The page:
Queens­lan­ders are more likely to still own a car in 10 years’ time than any other Aus­tralian, new re­search un­der­taken by the Tourism and Trans­port Fo­rum Aus­tralia shows

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Queens­lan­ders are more likely to still own a car in 10 years’ time than any other Aus­tralian, new re­search un­der­taken by the Tourism and Trans­port Fo­rum Aus­tralia ( TTF) shows.

The re­search, un­der­taken as part of TTF’s report The Fu­ture of Mo­bil­ity, has also found the car is by far Queens­lan­ders’ favourite mode of trans­port, with 64 per cent in­di­cat­ing it is their favourite way to get around, com­pared to the na­tional av­er­age of 57 per cent.

“While most ex­perts pre­dict that au­ton­o­mous and on- de­mand trans­port ser­vices will quickly lead to the end of pri­vate car own­er­ship, a new na­tion-wide sur­vey un­der­taken as part of this re­search has shown that a stag­ger­ing 80 per cent of Queens­lan­ders still be­lieve that they will own their own car in 10 years’ time, com­pared to the na­tional av­er­age of 76 per cent,” TTF chief ex­ec­u­tive Margy Os­mond says.

To in­crease the de­mand for pub­lic trans­port, ser­vices needed to be more fre­quent and re­li­able, ac­cord­ing to Os­mond.

Thirty-nine per cent of Queens­lan­ders think the Govern­ment should be fo­cused on build­ing more roads, while 61 per cent would pre­fer to see an in­vest­ment in pub­lic trans­port ser­vices, com­pared to the na­tional av­er­age of 30 per cent in favour of roads and 70 per cent in favour of pub­lic trans­port.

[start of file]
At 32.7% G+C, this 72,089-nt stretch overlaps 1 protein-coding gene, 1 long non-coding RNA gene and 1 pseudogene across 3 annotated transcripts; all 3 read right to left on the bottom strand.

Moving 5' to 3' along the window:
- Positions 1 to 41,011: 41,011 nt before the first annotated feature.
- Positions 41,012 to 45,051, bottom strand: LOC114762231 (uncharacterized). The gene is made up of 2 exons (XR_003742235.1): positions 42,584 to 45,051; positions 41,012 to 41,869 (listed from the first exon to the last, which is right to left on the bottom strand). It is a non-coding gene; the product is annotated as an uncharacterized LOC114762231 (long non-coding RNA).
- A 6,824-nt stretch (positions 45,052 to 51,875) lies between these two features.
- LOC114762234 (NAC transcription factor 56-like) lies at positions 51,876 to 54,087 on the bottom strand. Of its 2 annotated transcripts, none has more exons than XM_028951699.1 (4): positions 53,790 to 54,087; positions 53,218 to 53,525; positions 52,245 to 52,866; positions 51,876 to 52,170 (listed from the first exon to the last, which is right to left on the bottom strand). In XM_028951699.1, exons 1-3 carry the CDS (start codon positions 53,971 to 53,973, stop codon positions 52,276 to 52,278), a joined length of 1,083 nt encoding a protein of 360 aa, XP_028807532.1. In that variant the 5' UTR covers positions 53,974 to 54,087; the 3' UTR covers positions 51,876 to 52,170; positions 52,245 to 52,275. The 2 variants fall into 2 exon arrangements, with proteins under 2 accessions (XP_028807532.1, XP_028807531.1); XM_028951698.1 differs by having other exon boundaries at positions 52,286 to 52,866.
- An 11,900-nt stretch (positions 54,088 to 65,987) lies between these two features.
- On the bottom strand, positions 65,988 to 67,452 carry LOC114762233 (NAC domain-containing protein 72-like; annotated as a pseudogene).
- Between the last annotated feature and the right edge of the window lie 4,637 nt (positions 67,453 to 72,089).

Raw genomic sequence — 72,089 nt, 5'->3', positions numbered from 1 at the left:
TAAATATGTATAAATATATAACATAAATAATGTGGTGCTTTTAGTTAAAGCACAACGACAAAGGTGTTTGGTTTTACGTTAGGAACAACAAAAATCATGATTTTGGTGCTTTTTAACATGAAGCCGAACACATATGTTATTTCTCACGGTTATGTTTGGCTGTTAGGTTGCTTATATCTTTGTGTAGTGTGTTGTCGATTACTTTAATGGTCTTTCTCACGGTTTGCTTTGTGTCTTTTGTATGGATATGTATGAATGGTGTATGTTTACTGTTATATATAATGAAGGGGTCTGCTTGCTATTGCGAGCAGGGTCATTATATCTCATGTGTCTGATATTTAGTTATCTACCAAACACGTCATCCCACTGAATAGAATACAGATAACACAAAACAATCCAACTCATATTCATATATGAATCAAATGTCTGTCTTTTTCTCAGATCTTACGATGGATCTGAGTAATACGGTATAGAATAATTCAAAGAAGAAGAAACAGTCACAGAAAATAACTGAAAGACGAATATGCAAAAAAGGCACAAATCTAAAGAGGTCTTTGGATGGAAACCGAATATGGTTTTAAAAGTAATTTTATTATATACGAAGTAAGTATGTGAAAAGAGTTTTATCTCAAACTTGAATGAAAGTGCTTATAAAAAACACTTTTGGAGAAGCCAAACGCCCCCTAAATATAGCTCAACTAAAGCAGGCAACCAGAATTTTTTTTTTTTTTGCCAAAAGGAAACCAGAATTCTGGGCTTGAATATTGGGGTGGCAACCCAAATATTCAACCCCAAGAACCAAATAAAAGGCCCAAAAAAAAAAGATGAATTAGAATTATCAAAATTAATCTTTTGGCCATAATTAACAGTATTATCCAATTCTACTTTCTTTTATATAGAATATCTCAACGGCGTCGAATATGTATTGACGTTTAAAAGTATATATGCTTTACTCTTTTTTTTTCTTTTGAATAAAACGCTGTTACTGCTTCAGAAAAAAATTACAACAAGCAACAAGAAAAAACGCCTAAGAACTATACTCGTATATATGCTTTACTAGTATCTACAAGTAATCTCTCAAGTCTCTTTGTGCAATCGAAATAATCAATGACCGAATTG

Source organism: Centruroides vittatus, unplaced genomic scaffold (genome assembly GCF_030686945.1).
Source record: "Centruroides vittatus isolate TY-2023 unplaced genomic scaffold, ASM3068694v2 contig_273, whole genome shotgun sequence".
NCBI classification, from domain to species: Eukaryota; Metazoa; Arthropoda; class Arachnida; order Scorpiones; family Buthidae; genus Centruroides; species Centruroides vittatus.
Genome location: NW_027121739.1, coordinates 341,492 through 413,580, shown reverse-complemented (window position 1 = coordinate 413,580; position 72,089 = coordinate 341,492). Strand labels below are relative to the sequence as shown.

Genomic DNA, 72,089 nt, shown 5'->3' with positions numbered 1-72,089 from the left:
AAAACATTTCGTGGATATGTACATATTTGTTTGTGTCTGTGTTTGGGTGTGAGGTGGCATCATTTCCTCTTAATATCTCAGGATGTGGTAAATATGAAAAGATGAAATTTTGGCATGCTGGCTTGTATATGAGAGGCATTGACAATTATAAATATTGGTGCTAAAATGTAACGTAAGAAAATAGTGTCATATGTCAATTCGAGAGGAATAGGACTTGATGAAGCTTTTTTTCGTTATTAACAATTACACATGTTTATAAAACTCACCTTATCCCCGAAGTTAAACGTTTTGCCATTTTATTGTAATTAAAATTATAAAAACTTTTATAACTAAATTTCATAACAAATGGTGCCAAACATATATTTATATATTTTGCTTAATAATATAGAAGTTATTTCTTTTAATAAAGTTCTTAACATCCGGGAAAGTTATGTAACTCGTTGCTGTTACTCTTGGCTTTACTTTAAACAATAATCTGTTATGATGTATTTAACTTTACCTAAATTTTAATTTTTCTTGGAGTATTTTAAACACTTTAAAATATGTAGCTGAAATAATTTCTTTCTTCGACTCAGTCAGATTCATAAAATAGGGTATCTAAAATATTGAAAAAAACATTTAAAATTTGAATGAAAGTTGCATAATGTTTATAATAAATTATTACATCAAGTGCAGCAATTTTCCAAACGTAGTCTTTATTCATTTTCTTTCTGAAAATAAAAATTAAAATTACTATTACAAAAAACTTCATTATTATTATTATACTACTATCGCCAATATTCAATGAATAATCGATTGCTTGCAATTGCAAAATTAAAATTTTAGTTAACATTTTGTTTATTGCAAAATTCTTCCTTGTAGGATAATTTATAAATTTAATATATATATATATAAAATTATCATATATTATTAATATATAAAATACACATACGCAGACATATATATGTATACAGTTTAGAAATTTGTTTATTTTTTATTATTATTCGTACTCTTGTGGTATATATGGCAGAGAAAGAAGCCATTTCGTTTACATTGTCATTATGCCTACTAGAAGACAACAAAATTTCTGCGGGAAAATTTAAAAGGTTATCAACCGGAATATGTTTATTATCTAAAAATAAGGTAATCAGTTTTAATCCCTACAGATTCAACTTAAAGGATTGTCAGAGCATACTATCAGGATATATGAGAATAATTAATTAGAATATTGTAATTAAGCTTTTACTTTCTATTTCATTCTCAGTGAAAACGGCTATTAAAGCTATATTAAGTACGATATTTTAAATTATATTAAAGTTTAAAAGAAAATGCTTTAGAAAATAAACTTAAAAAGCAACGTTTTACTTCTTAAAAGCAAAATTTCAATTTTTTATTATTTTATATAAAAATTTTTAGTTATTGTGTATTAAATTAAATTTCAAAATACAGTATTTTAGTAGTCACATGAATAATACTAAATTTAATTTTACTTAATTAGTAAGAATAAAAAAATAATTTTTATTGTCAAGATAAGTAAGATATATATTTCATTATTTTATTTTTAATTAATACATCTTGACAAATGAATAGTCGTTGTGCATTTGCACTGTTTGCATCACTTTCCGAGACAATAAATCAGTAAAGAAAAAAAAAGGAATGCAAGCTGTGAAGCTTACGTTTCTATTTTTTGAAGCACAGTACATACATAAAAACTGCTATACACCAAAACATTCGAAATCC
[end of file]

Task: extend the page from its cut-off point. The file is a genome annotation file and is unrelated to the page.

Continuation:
Some 63 per cent of Queens­lan­ders be­lieve that drones will be used in the fu­ture to trans­port peo­ple as well as goods.

An in­trepid 39 per cent of all Aus­tralians are keen to be part of this air­borne rev­o­lu­tion, and that begs some very large and real ques­tions about the de­sign of our cities into the fu­ture with our skies po­ten­tially thick with peo­ple-laden drones.

“Tech­nol­ogy and in­no­va­tion on their own will not be the sil­ver bul­let to all our prob­lems,” Os­mond says.

“We need a planned and in­te­grated mo­bil­ity net­work that works with high-fre­quency pub­lic trans­port ser­vices, the shared econ­omy op­tions and with new dis­rup­tors in the sec­tor.

“More im­me­di­ately, it is great to see gov­ern­ments across Aus­tralia in­vest­ing heav­ily in new trans­port in­fra­struc­ture and ser­vices, but we can­not sim­ply build our way out of fu­ture con­ges­tion.

“We need to have an on­go­ing con­ver­sa­tion with trav­ellers to en­cour­age the use of new flex­i­ble op­tions. The good news is that Aus­tralians are re­cep­tive to a great deal of the new tech­nol­ogy avail­able, with 64 per cent of com­muters pre­fer­ring to use a smart card, such as Go Card to ac­cess pub­lic trans­port ser­vices rather than the tick­et­ing op­tions of the past.

“Our po­lit­i­cal lead­ers must be at the fore­front of the trans­port rev­o­lu­tion and look to em­brace the po­ten­tial of new tech­nolo­gies, no mat­ter how ‘out there’ they may seem.”

EN­COUR­AG­ING MODE SHIFT